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Cuts of beef: A guide to the leanest selections
Preparing cuts of beef
Even the leanest cuts of beef can become high-fat diet-busters if you prepare them in unhealthy ways. Here are a few simple methods to control the fat:
- Trim it. Cut off any visible, solid fat from meat before preparing, and then remove any remaining visible fat before eating.
- Drain it. After cooking ground meat, put it into a strainer or colander and drain the fat. Then rinse the meat with hot water. Blot the meat with a paper towel to remove the water.
- Chill it. After cooking, chill beef juices so that you can skim off and discard the hardened fat. Then add the juice to stews, soups and gravy.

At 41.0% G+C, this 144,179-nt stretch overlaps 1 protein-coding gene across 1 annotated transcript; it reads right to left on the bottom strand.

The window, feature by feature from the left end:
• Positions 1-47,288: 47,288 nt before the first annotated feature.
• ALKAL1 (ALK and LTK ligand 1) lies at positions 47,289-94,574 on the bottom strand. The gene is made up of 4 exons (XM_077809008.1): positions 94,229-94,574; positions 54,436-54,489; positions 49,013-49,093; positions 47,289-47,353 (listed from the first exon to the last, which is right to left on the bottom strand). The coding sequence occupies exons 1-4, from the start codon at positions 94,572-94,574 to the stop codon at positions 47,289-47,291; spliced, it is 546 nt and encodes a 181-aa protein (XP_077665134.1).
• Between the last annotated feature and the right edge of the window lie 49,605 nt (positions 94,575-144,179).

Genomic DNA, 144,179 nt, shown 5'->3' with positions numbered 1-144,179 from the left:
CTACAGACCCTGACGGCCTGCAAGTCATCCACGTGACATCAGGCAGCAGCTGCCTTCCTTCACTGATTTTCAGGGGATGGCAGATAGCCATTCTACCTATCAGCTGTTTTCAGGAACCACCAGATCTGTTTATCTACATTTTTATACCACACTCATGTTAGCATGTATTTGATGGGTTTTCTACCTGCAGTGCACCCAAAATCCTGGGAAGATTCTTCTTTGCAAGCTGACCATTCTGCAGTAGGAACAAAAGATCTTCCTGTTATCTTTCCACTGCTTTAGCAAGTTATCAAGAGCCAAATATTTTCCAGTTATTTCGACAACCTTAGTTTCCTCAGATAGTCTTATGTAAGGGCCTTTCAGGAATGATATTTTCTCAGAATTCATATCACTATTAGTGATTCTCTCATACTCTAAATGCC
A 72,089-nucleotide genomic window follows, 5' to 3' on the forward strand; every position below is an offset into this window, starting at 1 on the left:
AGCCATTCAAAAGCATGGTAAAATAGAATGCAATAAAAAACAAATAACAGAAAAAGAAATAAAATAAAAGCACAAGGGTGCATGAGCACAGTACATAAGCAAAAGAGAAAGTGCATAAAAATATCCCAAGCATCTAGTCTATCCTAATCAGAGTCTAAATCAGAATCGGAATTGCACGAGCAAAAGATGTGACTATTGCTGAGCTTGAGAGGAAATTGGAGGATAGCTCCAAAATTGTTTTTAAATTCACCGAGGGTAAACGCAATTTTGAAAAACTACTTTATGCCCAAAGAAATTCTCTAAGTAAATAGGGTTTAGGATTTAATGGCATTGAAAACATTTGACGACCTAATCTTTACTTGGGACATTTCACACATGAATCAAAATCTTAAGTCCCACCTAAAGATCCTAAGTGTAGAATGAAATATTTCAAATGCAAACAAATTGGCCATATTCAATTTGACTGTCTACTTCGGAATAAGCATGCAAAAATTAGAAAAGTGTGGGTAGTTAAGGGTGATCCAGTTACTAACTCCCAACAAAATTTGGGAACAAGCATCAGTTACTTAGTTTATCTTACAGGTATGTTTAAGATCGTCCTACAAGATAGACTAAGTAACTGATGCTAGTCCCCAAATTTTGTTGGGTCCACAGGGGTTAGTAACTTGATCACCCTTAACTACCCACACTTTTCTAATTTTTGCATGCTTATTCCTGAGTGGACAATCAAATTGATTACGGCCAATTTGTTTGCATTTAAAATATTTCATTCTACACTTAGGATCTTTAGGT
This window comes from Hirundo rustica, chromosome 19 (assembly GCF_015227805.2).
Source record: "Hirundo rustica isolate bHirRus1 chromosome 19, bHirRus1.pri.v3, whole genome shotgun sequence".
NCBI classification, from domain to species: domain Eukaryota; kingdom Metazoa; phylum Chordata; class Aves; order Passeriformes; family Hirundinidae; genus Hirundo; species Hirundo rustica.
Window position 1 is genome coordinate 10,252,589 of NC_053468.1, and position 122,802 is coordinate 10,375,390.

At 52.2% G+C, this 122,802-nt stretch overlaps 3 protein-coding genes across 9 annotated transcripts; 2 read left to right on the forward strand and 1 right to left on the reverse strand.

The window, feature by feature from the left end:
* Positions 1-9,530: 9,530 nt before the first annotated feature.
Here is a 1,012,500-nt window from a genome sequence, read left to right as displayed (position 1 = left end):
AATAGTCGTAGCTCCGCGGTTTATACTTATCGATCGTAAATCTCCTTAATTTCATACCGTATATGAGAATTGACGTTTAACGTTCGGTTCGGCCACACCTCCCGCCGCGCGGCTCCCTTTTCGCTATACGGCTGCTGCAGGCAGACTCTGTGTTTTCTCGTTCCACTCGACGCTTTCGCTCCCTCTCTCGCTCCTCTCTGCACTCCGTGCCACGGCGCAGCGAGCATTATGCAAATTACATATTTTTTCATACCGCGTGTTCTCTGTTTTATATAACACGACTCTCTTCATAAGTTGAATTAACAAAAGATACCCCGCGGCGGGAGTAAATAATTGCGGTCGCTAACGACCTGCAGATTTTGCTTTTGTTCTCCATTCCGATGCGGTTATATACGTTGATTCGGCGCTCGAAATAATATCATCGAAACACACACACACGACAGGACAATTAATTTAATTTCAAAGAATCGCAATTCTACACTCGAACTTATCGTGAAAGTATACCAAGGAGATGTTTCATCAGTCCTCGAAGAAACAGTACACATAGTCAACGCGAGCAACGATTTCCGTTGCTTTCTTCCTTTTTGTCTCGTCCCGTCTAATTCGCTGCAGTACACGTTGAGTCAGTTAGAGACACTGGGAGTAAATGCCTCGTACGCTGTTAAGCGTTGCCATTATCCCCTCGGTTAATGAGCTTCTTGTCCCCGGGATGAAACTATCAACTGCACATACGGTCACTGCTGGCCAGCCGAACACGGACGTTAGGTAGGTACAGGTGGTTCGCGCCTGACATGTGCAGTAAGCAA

Everything in moderation
Even if you choose lean or extra-lean cuts of beef, don't go overboard. If you want to include beef in your diet, do so in moderation. The American Heart Association recommends that adults eat no more than a total of 6 ounces (170 grams) of cooked lean meat, fish, shellfish or skinless poultry a day — with less emphasis on beef. So except for special occasions, consider the beef in your diet as a side dish, not a main dish. And remember that beans and fish are generally healthier protein options than is beef.Previous page
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- Meat, poultry and fish. American Heart Association. http://www.americanheart.org/presenter.jhtml?identifier=4627. Accessed Oct. 4, 2010.
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- Hensrud DD (expert opinion). Mayo Clinic, Rochester, Minn. Nov. 1, 2010.
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